Tribal sentimentality: Some careful considerations

That Catholics are fighting publicly is not news. It is spun a lot
though, and the media are certainly watching. Which is why Pope John
Paul II reminded the faithful throngs gathered at a Mass in Chicago’s
Grant Park in 1979 that unity will be the test of their credibility.

Three decades later, president-elect Barack Obama delivered his
victory speech from a stage in that same park, a victory due in large
part to Catholics in America. And their sway was due in no small part
to the endorsement of the Kennedy family, led by the powerful senator
from Massachusetts.

Now, the sheer volume of articles and public commentary out there on
Sen. Ted Kennedy’s life, work and Catholicism is overwhelming. Some of
it is very good.

This First Things piece is outstanding. Read every bit of it.

The Catholics are going to tear each other apart over Ted Kennedy. Is that really the legacy anyone wants to bequeath to him?

Elizabeth Scalia does the best job I’ve seen yet of weaving the
compelling tale of a tribe in pitched battle within itself. And she
challenges Catholic writer Michael Sean Winter….who’s currently engaged
in argument with another Catholic writer, Patrick Madrid,….to explain
some of his defensive volleys. Such as this snip from something Winters

To say that Sen. Kennedy was flawed is to say that he
was a human being. To dismiss his career because of his stance on
abortion is to be ignorant of the complicated way the issue of abortion
manifested itself in the early 1970s: I think Kennedy got it wrong but
I do not find it difficult to understand why and how he got it wrong.

To which Scalia responds…

Winters, do tell. What is your take on the
difficulties of the 1970’s and how they “understandably” influenced
Kennedy, albeit wrongly? I ask in good faith because—although I come
from a Kennedy-loving, blue-collar, Democrat family—I never thought of
Kennedy’s stance on abortion (or Mario Cuomo’s for that matter) as
anything but a political expediency; abortion created political
difficulties, so our political class learned to do an intellectual (and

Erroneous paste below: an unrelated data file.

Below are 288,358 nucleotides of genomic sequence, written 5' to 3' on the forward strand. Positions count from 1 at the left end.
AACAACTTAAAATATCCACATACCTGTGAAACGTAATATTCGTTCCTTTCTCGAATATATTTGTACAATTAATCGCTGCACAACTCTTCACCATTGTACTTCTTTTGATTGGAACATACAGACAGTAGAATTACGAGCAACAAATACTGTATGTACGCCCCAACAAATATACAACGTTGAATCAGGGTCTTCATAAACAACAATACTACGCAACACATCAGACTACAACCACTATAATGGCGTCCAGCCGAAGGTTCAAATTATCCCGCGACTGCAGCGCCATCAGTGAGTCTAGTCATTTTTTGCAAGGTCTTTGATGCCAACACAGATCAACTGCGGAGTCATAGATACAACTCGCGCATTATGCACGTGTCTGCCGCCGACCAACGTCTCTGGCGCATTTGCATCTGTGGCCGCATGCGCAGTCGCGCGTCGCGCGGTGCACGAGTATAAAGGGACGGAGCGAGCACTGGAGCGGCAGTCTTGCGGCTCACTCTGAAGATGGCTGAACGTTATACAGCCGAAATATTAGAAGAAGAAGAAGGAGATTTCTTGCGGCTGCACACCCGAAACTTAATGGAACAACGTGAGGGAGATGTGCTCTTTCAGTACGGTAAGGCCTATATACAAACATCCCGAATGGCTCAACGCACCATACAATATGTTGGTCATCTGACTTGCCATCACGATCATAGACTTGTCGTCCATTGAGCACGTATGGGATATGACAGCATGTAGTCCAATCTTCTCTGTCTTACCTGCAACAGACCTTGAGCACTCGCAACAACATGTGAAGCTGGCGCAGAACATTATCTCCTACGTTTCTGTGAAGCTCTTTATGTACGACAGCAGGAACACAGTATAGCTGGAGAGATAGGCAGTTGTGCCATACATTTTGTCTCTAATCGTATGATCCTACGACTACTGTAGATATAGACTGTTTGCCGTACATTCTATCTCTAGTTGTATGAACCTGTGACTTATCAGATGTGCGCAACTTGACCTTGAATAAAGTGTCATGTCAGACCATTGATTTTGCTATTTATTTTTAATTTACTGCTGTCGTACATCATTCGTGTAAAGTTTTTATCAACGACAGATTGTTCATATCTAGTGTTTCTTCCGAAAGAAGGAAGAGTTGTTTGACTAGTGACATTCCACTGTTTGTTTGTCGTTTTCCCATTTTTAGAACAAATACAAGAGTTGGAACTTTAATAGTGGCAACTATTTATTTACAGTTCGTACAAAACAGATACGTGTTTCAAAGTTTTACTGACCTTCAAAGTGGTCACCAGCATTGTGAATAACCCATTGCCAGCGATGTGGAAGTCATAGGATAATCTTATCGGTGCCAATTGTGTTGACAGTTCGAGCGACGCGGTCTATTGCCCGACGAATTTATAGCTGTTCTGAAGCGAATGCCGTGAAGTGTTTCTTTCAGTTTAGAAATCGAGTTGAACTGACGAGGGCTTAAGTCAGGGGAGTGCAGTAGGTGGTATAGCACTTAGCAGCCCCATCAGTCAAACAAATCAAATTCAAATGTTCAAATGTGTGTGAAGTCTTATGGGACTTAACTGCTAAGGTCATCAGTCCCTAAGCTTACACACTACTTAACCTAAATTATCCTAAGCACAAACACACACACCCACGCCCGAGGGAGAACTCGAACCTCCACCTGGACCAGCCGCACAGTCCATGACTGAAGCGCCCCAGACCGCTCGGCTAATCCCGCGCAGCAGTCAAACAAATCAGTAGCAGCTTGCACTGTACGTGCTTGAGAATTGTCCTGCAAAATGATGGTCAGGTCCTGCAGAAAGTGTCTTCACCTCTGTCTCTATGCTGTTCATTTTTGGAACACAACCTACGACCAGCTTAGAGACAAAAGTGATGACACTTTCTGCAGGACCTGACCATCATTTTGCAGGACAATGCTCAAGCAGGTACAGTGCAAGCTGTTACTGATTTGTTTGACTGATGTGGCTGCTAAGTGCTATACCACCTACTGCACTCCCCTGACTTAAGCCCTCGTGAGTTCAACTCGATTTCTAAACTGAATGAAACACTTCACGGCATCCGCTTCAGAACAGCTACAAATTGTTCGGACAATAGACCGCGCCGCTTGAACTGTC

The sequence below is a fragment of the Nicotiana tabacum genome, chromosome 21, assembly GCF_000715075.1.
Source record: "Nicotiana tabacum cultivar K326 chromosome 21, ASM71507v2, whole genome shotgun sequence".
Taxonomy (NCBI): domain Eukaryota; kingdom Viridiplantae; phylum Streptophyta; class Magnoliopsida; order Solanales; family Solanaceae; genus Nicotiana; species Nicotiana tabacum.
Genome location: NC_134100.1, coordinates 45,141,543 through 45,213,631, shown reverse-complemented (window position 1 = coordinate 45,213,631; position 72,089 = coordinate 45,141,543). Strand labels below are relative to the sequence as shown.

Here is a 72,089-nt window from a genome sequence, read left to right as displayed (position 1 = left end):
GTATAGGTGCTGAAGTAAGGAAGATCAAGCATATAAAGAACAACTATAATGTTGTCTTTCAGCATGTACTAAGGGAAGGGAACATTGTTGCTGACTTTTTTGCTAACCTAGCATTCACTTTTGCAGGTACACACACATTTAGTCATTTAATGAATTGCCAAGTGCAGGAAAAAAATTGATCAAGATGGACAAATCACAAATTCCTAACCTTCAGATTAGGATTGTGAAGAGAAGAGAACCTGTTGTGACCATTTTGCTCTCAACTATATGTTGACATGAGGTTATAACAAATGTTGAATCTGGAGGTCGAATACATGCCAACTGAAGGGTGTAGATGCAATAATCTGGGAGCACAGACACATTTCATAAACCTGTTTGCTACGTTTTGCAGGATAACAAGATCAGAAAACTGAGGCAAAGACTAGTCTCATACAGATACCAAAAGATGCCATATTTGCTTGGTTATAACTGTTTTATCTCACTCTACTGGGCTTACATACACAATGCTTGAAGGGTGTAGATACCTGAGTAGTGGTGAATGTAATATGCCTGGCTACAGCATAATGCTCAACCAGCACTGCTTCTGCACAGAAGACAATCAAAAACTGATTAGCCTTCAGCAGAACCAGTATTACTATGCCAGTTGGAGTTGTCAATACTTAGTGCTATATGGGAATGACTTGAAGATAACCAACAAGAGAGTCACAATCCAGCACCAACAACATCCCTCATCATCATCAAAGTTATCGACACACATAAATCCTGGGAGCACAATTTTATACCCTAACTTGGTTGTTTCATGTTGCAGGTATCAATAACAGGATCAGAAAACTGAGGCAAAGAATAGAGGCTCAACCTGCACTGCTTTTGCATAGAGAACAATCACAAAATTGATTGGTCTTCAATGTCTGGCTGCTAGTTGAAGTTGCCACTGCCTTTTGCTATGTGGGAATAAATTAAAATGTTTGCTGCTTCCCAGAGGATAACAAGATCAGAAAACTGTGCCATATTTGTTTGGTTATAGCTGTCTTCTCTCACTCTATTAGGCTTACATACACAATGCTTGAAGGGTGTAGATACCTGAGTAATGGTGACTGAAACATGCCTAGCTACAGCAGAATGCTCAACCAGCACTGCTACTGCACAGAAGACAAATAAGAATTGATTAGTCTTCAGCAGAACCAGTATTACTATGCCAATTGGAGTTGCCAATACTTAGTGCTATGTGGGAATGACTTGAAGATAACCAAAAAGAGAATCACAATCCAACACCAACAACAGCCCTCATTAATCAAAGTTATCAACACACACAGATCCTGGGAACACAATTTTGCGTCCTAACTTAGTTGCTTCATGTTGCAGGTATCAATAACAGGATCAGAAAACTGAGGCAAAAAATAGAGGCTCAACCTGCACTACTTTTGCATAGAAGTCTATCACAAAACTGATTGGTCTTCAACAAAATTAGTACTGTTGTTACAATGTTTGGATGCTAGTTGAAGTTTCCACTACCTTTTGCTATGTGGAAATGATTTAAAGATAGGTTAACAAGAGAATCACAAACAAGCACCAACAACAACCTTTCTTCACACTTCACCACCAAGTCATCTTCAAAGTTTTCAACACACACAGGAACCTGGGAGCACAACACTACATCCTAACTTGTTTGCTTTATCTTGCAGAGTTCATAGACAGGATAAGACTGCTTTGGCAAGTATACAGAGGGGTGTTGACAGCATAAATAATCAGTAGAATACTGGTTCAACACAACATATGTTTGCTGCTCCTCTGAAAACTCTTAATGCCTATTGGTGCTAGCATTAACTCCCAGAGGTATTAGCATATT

cowardly) dance around a moral absolute. Spinning like rhetorical James
Browns, Kennedy and Cuomo and others defined death down, in a manner
that directly impacts our current debates on healthcare,
“aid-in-dying,” rationing, embryonic destruction, and all life issues.

With all due respect to Winters, it appears his sentimentality is
being allowed to overrule simple truth, here; we Catholics, having been
warned about the “dictatorship of relativism” by a bishop of Rome, have
a responsibility to make sure we are serving the truth even as we
endeavor—as we absolutely must for the sake of Christ—to serve

If that’s the money quote, add this to it:

It was ever thus; truth and justice are only served when
one considers the whole man, and a whole life, even those parts that
make us wince.

(And there are many links on the page to good articles that fill out the picture.)

Sen. Kennedy did his share of private and public good
but then, we most of us do our share of good, proportionate to our
means and connections; it is by no means disrespectful to the memory of
this influential and powerful man to recall that he pivoted on abortion
during a moment of crucial debate, and as Kennedy was then the very
voice of Catholic politics, that mattered. His turnaround on abortion
gave the American Catholic the means of paying lip service to life
while enabling a culture of death. They didn’t even have to think about
it, because Ted Kennedy had thought about it for them, and even fed
them their lines.

He and other Catholic politicians made America dizzy with the
oddball notion that one could be “personally opposed” to abortion but
too broad-minded to “impose my views on others.” That sounded so
reasonable and tolerant that it simplified the abortion debate for
people who did not care to consider how nonsensical it was. Being
“personally opposed” to the death penalty, would Kennedy have tried not
to “impose those views” on states, had he the chance? Had he been
“personally opposed” to slavery 150 years ago, would he not certainly
have tried to “impose” his views on others?

In terms of perception, Kennedy’s public positions did and do make
life difficult for priests and bishops, but scandal is not at issue,
here. Catholics find myriad ways to bring scandal to the Bride of
Christ, every day. This is about the credibility that Kennedy’s
endorsement gave to the abortion movement, and how that endorsement
contributed to the subsequent decrease in respect for, and defense of,


Kennedy was “human and flawed,” true; in commonality his
inherent brokenness deserves a fair measure of understanding and
compassion. But he was also a powerful public figure who substantially
argued against the teachings of his own Church, sowed doubt and
confusion among his fellows-in-faith and contributed to a cheapening of
human life in the public mind. We gave him license to do all of that
when we allowed his politics, behaviors, and office to go unchallenged.
As we look back on his life (and ours in his era) it must all be

Suddenly, a mystery: Kennedy’s sins comingle, to an extent, with our
own, which is why vehement condemnation is not ours to deliver unto
him; nor may we extend boundless mercy, lest we fool ourselves, and
enable similar behaviors…

But the handling, withholding, or polishing of Ted Kennedy’s crown
is entirely the province of the Almighty. Our job is to be
compassionate, and clear-eyed about the totality of the man, and then
kiss it all up to God, in something approximating peace and charity.

Fr. Bob Barron does that as well, here.


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